Of course, there is some wrong-headed Palin-judging out there. Steve Chapman's allegation that Palin's appeal is in the lipstick, rather than the pitbull ("it's really not hard to see why Palin inspires such devotion. And I do mean "see." [...] She's a babe, and she doesn't try to hide it") is simplistic and sort of misogynist. And Judith Warner's claim that Palin's peripatetic and undistinguished college career makes her palatable to a nation that mistrusts "uppity," overeducated women makes sense — until you remember that uneducated women get plenty of flak too (plus, Palin's tweeting about Plato now!). Sarah Palin is more than a cipher for supposed American fantasies about hot, dumb women — but she's less than a pioneer.
Perhaps the flip side of the Palin camp's insistence that no criticism of her is valid is how poorly she seems to deal with such criticism. Even the otherwise drooling Continetti and the almost-drooling Drehle and Newton-Small acknowledge this problem. Continetti says that when Palin began responding directly to all the ethics complaints, Letterman jokes, and other negative press that came her way, "her public performances became personal testimonials to the damage the media can inflict on a person's reputation and career." He says, "Palin thought she could respond to every attack. But no one can respond to every attack. Nor should they."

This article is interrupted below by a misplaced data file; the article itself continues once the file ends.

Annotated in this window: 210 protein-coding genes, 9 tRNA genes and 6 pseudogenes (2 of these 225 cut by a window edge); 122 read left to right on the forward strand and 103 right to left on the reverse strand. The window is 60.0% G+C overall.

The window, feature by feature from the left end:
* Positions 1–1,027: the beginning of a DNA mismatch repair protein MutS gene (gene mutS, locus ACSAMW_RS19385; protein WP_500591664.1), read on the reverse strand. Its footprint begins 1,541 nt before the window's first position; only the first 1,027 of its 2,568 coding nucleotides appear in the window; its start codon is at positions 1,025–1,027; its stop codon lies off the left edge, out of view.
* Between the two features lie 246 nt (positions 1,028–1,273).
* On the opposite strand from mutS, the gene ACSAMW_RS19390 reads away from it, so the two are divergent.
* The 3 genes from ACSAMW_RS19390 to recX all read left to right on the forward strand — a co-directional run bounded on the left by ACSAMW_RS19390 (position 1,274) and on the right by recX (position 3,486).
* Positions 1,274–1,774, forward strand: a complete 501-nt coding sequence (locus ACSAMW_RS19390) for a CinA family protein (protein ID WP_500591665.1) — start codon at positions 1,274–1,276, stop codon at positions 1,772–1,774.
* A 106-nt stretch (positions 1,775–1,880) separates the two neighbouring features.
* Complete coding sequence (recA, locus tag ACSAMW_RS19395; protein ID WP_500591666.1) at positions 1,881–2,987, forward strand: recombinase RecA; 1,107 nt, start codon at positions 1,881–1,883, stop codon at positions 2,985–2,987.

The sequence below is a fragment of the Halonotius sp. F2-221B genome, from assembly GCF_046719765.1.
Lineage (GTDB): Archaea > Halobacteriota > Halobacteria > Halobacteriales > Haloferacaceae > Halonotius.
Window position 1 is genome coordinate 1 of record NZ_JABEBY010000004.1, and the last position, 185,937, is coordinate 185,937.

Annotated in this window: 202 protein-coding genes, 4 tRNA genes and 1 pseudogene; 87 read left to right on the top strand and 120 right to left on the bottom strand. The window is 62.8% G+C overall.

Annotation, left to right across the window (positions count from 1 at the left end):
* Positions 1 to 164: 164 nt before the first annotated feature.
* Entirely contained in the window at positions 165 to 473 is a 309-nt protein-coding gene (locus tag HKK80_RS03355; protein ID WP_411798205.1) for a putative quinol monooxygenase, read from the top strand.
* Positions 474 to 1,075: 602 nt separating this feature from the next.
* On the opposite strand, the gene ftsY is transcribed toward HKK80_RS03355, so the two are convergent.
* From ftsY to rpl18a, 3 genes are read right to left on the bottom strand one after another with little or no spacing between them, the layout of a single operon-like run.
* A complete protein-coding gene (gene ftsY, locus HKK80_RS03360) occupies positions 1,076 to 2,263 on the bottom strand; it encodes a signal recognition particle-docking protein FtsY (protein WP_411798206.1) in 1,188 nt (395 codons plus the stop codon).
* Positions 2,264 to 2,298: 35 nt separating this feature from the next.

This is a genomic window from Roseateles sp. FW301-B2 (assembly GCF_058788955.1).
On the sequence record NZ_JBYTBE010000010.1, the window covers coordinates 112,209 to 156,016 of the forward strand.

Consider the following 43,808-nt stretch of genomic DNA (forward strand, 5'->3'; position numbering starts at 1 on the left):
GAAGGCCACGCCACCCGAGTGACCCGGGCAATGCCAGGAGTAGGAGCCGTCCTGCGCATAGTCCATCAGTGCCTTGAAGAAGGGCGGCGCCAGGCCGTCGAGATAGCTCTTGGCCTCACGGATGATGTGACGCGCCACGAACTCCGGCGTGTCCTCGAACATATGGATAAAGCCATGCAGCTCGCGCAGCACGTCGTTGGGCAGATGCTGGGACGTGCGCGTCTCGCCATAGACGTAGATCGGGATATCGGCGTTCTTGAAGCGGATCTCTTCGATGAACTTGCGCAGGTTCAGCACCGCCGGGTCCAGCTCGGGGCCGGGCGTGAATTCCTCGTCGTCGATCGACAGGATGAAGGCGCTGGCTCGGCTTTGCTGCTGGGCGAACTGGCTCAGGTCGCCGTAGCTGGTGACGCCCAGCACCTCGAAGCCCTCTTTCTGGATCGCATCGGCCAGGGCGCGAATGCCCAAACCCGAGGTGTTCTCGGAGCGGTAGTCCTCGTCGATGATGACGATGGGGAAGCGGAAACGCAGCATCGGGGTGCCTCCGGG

Drehle and Newton-Small say Palin's determination to answer all critics descended into paranoia. They write,
A more experienced, more familiar politician would have been ready for the ramping [up of negative press], but Palin seemed consumed by it. Instead of ignoring hostile bloggers, she combed the Web for their latest postings. At the same time, she assumed the classic role of vice presidential attack dog, making insinuations about Barack Obama's religion and patriotism. She urged the McCain campaign to strike back at every heckler, and when staffers admonished her to remember the big picture, she suspected that she was surrounded by enemies. An armor of suspicion closed her in. Asked recently to name the people Palin trusts for advice, a source close to her answered, "Nobody. I'm not even sure she listens to Todd."
Palin's supporters may believe that her fish-gutting, moose-shooting, "politics as usual"-eschewing pedigree makes her above criticism. But Palin herself is far from above it — she seems obsessed with it. And if there's a chink in her Alaskan armor (during the Time interview, a blue T-shirt reading "Go Slam a Salmon"), this may be it.
The Outsider: Where Is Sarah Palin Going Next? [Time]
Time's Interview with Sarah Palin: 'It's All for Alaska' [Time]
The Secret Of Palin's Staying Power [Chicago Tribune]
Dangerous Resentment [Domestic Disturbances, NYT]
Movin' Out [Weekly Standard]
Related: The Cretin Of The Klondyke Discovers Bartlett's Familiar Quotations [Gawker]